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On Wonder and the Search for Truth

January 25, 2019 by

This past December, my family spent Christmas Day with fourteen exchange students from the University of Pittsburgh and Carnegie Mellon University – visiting scholars, they were called. Having recently crash-landed into Pittsburgh’s winter from sunny Uruguay where I’d been a foreign student myself, I felt strangely like I was on the flip side of a coin. My turn to host.

The scholars form part of the Pittsburgh Region International Student Ministries (PRISM), a campus-based program for foreign students. Every December, PRISM arranges for them to experience Christmas in a normal American home. It’d be a stretch to call this American home normal, but my parents had always invited lonely people into our home for Christmas dinner, so their decision didn’t surprise me.

table fellowship at Pittsburgh Bruderhof House

Most of the students were from China, India, and Saudi Arabia: worlds away in every sense. Since almost none of them knew the Christmas story, we decided to show them a live nativity. My sister and her husband were Mary and Joseph, my brother was a shepherd, and Baby Jesus was a doll. I was a graceful angel. At least my candle was graceful; with my winter coat on underneath an accommodating white gown, the rest of me resembled a marshmallow.

But in spite of us, awe glowed on the faces of our visitors as they edged into the pool of candlelight. Most of these scholars had never experienced the essence of Christmas illustrated like this. Neither had Baby Jesus been better documented – relatives in China and Saudi Arabia received live updates of our scraped-together nativity scene – but only after a long moment of wonder.

From my vantage point as an angel, seeing all those faces lit just by candlelight and a bare bulb, the wonder written in every eye caught my attention: academics, on the cutting edge of science and technology, looking on with the awe of children.

group of people holding candles

Wonder is a powerful thing. That night it brought together the biochemist from India and the Chinese scientist’s five-year-old daughter who both came forward to touch the baby. The doll’s face became real under the little girl’s gaze; the biochemist said “Hi Baby Jesus.” The moment was inexplicably beautiful, and it prompted me to look up a quote on wonder and truth from a favorite author, David James Duncan:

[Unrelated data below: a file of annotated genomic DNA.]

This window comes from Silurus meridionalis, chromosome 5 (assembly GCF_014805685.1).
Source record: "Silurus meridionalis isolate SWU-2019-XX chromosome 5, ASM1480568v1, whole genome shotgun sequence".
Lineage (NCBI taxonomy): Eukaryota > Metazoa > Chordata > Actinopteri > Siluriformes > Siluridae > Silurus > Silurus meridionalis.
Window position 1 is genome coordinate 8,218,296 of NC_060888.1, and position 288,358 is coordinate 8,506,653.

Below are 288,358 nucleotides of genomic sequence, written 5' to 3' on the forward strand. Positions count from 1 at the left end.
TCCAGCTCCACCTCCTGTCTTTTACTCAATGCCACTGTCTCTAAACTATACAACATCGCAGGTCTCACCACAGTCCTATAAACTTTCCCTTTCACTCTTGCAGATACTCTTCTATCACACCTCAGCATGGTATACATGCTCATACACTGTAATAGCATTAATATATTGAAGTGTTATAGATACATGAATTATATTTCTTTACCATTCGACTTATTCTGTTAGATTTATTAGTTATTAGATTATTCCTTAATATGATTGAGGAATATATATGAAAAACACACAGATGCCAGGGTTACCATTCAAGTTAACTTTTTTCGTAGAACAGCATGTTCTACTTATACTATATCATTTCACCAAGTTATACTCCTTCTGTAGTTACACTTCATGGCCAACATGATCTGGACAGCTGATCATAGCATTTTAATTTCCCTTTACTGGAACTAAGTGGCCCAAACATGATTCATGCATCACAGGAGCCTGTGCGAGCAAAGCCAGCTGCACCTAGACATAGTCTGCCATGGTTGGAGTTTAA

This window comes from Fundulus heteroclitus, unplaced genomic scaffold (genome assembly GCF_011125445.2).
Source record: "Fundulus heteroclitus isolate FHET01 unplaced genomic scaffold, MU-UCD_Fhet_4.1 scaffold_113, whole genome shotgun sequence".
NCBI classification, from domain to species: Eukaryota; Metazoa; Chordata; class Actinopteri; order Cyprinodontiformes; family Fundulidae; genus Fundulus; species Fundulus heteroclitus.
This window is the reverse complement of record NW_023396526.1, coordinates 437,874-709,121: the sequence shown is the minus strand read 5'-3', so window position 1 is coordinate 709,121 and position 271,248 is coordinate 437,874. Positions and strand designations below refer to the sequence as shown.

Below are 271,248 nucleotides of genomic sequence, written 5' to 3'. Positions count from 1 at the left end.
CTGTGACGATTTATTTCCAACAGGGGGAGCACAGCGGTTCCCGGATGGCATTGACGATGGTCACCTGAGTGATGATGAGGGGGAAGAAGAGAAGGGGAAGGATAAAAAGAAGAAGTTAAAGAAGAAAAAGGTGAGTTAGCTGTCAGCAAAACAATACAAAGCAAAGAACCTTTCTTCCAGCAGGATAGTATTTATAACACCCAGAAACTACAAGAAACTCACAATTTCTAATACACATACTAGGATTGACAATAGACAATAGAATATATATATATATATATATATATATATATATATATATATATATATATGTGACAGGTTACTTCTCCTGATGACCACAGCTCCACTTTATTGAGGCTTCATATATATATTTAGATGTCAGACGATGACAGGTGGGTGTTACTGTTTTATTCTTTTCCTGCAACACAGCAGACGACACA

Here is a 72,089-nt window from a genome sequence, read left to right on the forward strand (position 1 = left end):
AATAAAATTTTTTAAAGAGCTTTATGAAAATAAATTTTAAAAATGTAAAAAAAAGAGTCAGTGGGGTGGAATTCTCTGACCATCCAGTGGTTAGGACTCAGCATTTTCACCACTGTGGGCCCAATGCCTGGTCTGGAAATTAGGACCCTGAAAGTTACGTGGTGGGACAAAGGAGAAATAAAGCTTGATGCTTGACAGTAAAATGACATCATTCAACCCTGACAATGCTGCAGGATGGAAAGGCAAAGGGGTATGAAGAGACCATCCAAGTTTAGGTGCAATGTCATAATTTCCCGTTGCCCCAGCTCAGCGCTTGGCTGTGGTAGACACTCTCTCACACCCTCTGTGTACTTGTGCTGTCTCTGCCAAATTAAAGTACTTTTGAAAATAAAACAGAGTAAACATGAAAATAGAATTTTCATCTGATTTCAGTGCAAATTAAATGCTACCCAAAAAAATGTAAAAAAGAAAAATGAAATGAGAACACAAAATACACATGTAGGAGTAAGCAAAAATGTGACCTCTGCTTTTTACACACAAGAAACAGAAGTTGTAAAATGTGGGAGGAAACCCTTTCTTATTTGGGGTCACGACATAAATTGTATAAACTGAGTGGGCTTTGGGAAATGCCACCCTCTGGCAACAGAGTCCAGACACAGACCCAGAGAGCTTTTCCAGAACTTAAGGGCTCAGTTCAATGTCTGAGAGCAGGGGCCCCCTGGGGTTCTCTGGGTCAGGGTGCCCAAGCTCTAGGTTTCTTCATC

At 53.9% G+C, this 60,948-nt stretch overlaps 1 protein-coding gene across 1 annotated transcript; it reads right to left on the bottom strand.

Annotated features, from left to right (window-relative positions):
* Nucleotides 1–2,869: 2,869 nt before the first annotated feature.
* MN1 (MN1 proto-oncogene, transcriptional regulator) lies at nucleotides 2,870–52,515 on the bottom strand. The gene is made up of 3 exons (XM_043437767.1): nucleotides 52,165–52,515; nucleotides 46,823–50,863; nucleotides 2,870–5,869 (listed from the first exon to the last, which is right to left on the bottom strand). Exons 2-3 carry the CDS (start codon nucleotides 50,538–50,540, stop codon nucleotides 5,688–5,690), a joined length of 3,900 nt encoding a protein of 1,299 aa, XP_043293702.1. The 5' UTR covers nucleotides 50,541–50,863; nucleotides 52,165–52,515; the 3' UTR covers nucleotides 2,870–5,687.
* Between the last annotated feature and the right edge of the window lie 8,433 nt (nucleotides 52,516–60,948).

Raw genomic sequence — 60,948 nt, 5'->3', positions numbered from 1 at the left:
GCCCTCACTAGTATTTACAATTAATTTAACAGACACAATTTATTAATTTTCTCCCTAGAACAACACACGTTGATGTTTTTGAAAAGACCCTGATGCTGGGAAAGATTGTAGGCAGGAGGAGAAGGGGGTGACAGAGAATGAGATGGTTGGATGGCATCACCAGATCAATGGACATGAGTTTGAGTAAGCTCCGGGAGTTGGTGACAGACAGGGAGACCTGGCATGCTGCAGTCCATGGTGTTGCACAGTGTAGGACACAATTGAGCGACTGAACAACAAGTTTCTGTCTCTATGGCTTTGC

Wonder is like grace, in that it’s not a condition we grasp; it grasps us. Wonder is not an obligatory element in the search for truth. We can seek truth without wonder’s assistance. But seek is all we’ll do; there will be no finding. Unless wonder descends, unlocks us... truth is unable to enter.

These two, wonder and truth, are unlikely companions in society. The one seems to be the stuff of childhood, associated with innocence and vulnerability; the other, the prize of centuries of scientific and philosophical minds. And as Duncan says, they are not interdependent. But together, they are at the heart of faith in the Creator; faith that, having acknowledged reason and stepped beyond, wonders at the vastness of truth there.

The eye that looks with wonder sees a reality that truth alone cannot see. Looking at the night-sky without wonder is like taking out its third dimension.

The eye that looks with wonder sees a reality that truth alone cannot see. Take the stars: looking at the night-sky without wonder is like taking out its third dimension. You can see it, study it, and even admire its complexity and vastness, but without wonder it stays flat and technical, beautiful but explainable.

So why was there wonder on the faces of our guests on Christmas Day? Some may have not believed in Jesus, or professed a faith at all. What did they see then?

Maybe wonder grasped them because every heart is on a search for the truth that science can’t define. Maybe it grasped them at the thought that God would come down to man instead of man striving toward God. Maybe a wonderful truth touched that dimension placed by God in every human soul, regardless of background or profession. That’s the dimension that I want to see when I look at another person, because it’s the dimension that unites humanity, and that some day will bow every knee.


About the author

Nancy Clement in New York City

Nancy Clement

Nancy Clement is twenty-two and lives in Bogotá, Colombia, where she is majoring in literature at the Universidad de los...

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